The Idea that Killed the French Assignat & Prospects for the Dollar
As a contrarian investor, I seek to profit by opposing trades based on self-assured judgments about the future. So, in defiance of the calls for an imminent hyperinflation, I ask; what idea really killed the French Assignat? And does it threaten the dollar today?
I recently wrote about the idea that killed the mark. This article is intended to confirm the rudimentary premise of my previous work; namely, that a tragically vicious idea has to firmly grip the minds of the masses in order for a hyperinflation to ensue. My contention is that the misguided premises of today are (fortunately) less vicious.
As you probably guessed, by 1789 the national debt of France was horrendously large, and the eyes of the rulers (and implicitly the masses) were peeled for a quick-fix solution. Such were the conditions of the birth of France’s famous irredeemable currency; the Assignat.
I’ll get straight to the premises that enabled the hyperinflation of the Assignat: ‘circulating medium’ was deemed to be too scarce. Meaning, there was a chronic complaint of a ‘shortage of money’. Thus, the energetic warnings of wise men were ignored and France issued paper money to alleviate this scarcity of circulating medium. As with all currencies, they could only function with a viable profit-motive in owning them. Meaning, the market price of gold (in Assignats) had to adjust to imply that the total volume of assignats could not buy the assets backing them. [If - say - 1 assignat were backed by 1 gold ounce, who in their right mind would swap more than 1 gold ounce for it?] In other words, the assignat price of gold was forced higher.
So, as with all irredeemable currencies, they fell to a discount from par. The National Assembly had made the assignat legal tender, so physical gold, silver and copper disappeared into hoards. This was the process described by ‘Gresham’s Law‘. Put simply, if you could dispel your debts and taxes with physical gold or assignats at 1-1 (when the market priced gold higher than the assignat), which would you use? Would you use the more valuable medium, or the less valuable one? Of course everyone was desperate to use their Assignats in exchange and keep their gold safely hidden away (or sell it abroad). Are you starting to see the potential for currency destruction?
Every issue of fresh assignats brought about the hoarding (and exporting) of the traditional circulating medium (coin). So every issue exacerbated the situation that it was intended to solve: a scarcity of circulating medium. The more they printed, the less gold, silver and copper were used in circulation. The solution to this was deemed to be further issues of assignats. And so on.. A dramatic hyperinflation was bound to continue insofar as said false premises remained lodged in the minds of the masses.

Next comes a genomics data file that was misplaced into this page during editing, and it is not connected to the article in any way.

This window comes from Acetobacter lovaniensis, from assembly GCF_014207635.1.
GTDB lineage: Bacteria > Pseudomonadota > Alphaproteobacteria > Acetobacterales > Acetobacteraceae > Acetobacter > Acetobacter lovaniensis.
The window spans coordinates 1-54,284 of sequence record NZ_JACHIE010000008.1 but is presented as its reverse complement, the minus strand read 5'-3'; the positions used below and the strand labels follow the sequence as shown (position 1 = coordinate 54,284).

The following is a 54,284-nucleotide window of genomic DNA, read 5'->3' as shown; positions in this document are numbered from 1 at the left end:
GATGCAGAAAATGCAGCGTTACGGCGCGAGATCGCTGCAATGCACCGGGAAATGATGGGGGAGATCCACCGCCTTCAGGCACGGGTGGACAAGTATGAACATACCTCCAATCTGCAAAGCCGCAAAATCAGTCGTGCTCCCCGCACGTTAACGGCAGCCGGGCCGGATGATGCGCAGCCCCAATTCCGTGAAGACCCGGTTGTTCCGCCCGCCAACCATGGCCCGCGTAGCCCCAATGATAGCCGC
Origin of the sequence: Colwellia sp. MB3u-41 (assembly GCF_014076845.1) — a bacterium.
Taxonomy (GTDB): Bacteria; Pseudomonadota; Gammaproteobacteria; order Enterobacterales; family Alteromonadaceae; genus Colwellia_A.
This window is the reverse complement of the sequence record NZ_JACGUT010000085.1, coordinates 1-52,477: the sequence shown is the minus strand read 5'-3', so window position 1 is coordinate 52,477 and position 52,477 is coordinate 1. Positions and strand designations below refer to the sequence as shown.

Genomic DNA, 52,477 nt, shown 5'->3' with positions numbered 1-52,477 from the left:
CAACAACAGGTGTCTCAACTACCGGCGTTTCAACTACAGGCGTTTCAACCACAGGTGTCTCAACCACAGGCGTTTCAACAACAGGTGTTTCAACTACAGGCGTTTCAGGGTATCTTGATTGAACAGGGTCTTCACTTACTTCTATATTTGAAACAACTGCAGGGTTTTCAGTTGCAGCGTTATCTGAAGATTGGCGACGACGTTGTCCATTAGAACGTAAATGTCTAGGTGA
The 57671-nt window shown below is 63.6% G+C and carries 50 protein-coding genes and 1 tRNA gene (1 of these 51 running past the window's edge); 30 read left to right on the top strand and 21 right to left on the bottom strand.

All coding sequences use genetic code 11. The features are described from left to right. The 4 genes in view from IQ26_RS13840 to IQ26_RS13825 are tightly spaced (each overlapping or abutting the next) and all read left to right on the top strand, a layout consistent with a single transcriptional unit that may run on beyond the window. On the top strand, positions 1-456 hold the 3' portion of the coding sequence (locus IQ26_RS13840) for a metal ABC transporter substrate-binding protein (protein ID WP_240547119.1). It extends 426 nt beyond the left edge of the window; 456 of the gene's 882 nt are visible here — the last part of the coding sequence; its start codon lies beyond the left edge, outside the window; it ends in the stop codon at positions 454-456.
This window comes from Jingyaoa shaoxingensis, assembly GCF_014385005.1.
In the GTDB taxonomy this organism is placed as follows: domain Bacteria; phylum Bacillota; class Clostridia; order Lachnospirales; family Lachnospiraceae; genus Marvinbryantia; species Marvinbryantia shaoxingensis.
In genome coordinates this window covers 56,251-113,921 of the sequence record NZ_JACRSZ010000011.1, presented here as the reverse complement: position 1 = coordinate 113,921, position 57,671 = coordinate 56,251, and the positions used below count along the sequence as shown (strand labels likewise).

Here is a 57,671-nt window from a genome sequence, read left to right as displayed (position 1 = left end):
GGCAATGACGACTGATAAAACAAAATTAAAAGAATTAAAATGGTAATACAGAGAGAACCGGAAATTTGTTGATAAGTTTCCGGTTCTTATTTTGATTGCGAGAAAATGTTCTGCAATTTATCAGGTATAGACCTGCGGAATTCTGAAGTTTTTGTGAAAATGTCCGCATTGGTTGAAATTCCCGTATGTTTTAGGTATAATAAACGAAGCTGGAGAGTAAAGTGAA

If you still think that this kind of thing could happen quite soon, let me ease your mind by demonstrating the degree of irrationalism in late 18th Century France. If you can vaguely remember some of your childhood history classes, you’ll likely recall some of the debauched practices involved with the guillotine. People were slaughtered for the most trivial reasons. I quote a few examples (pertaining to money) from Andrew Dickson White’s ‘Fiat Money Inflation in France‘ (Link at the end of the article):
…a superstition gained ground among the people at large that, if only enough paper money were issued and were more cunningly handled the poor would be made rich…To reach the climax of ferocity, the Convention decreed, in May, 1794, that the death penalty should be inflicted on any person convicted of ‘having asked, before a bargain was concluded, in what money payment was to be made’.
This is my case against an imminent hyperinflation of the dollar: the false premises of today do not have the dynamic property that is necessary for a hyperinflation. Today, ‘money printing’ does not immediately entail more ‘money printing’. Rather, it is directed at outrightly redistributing capital to ‘socially systemic’ institutions. Crudely put, the ‘money printing’ premise of today is: ‘print money or we’re all going to die!’. The composition of the dollar is altered to ‘game’ the balance sheets of said institutions; the dollar is altered to improve the capacity of their assets to meet their liabilities. My analogy is that central bankers are like naughty children that move the goal-posts after a shot at goal has already been taken. They make said institutions ‘score’ even when they make lousy shots; this – it is said – is supposed to be good for all.
However misguided today’s policies are, I doubt that they have the key property required for a hyperinflation: that money printing should immediately cause more money printing (insofar as the false ideas are held). I should note that this does not mean that hyperinflation will not happen sometime in the future. Things change, and I try not to have a dogmatic view on future events. Rather, I say that -right now – the hysteria (if any) about hyperinflation only interests me insofar as it gives me the opportunity to oppose the trades of people who believe in it.
All true contrarians should be fearful of adopting consensual views in markets. So – if you’re still convinced about a severe inflation – I ask; where did your intellectual convictions come from? How many people corroborate your view? How many people are reading the same literature as you? From what I’ve read, taking the anti-printing view during the French Revolution was an emotionally (and physically) demanding endeavor. Contempt would be present in the eyes of all the people you met and your arguments would be scorned and mocked as if you were the most stupid person alive.
Recommended: Charting the Federal Reserve's Assets - 1915 to 2012